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The NHTSA is looking into Utah Tesla crash where driver said Autopilot was engaged

  • The National Highway Traffic Safety Administration on Wednesday confirmed it had launched an investigation of a Tesla crash in South Jordan, Utah.
  • Over the past two months, federal officials have opened investigations into at least two other crashes involving Tesla vehicles.
Tesla Model S P85D dual electric motor sedan.
Myung J. Chun | Los Angeles Times | Getty Images
Tesla Model S P85D dual electric motor sedan.

The National Highway Traffic Safety Administration on Wednesday confirmed it had launched an investigation of a Tesla crash in South Jordan, Utah.

"Consistent with NHTSA's oversight and authority over the safety of all motor vehicles and equipment, the agency has launched its special crash investigations team to gather information on the South Jordan, Utah, crash. NHTSA will take appropriate action based on its review," the NHTSA wrote in an email.

Local police confirmed NHTSA representatives were already at the scene of the accident.

On Tuesday, the South Jordan Police Department received a report of a traffic crash involving a Tesla Model S and a fire mechanic truck. The driver of the Tesla, a 28-year-old woman, told police she had autopilot engaged and was staring at her phone before her car hit the truck at about 60 mph, police said.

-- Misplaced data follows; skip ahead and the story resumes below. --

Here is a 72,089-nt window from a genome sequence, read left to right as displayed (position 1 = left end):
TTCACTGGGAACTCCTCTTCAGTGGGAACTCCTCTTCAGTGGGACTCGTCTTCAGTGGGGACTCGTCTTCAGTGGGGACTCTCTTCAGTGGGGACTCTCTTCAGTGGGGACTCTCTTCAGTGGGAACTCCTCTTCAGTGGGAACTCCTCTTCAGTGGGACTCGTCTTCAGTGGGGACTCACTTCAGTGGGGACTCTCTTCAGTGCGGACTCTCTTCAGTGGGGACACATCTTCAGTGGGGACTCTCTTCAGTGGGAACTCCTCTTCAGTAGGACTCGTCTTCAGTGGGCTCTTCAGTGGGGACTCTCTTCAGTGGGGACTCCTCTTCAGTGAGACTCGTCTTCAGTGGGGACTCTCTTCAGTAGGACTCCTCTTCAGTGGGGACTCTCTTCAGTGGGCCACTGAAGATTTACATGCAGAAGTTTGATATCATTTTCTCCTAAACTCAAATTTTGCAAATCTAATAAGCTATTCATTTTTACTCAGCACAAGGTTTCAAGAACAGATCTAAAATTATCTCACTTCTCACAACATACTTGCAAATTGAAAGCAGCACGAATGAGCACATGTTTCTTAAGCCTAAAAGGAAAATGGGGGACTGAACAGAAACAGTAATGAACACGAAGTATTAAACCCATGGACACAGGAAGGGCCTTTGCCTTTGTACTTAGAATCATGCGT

Witnesses told police the driver made no attempt to brake or avoid the collision. The crash resulted in minor injuries to both drivers, but only Tesla driver was hospitalized.

Over the past two months, federal officials have opened investigations into at least two other crashes involving Tesla vehicles.

Last week, the National Traffic Safety Bureau opened a probe into an incident in which a Model S caught fire after crashing into a wall in Florida. The NTHSA later opened its own investigation.

Two 18-year-olds were trapped in the vehicle and died in the flames. The NTSB has said it does not expect the semi-autonomous system to be a focus of that investigation.

The NTSB and the NHTSA are also looking into the performance of the company's Autopilot system in the March crash of a Tesla Model X on a California highway. The driver in that incident died.

The Associated Press contributed to this report.

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